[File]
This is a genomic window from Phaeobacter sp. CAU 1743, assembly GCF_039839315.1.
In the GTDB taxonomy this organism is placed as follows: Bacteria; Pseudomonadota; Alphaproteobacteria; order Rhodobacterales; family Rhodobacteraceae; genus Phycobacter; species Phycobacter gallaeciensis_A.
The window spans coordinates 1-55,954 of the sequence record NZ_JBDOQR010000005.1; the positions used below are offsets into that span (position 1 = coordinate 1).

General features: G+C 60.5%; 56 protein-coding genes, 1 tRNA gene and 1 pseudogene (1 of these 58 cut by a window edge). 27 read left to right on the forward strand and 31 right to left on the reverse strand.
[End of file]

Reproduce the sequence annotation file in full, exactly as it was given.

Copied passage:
This is a genomic window from Phaeobacter sp. CAU 1743, assembly GCF_039839315.1.
In the GTDB taxonomy this organism is placed as follows: Bacteria; Pseudomonadota; Alphaproteobacteria; order Rhodobacterales; family Rhodobacteraceae; genus Phycobacter; species Phycobacter gallaeciensis_A.
The window spans coordinates 1-55,954 of the sequence record NZ_JBDOQR010000005.1; the positions used below are offsets into that span (position 1 = coordinate 1).

General features: G+C 60.5%; 56 protein-coding genes, 1 tRNA gene and 1 pseudogene (1 of these 58 cut by a window edge). 27 read left to right on the forward strand and 31 right to left on the reverse strand.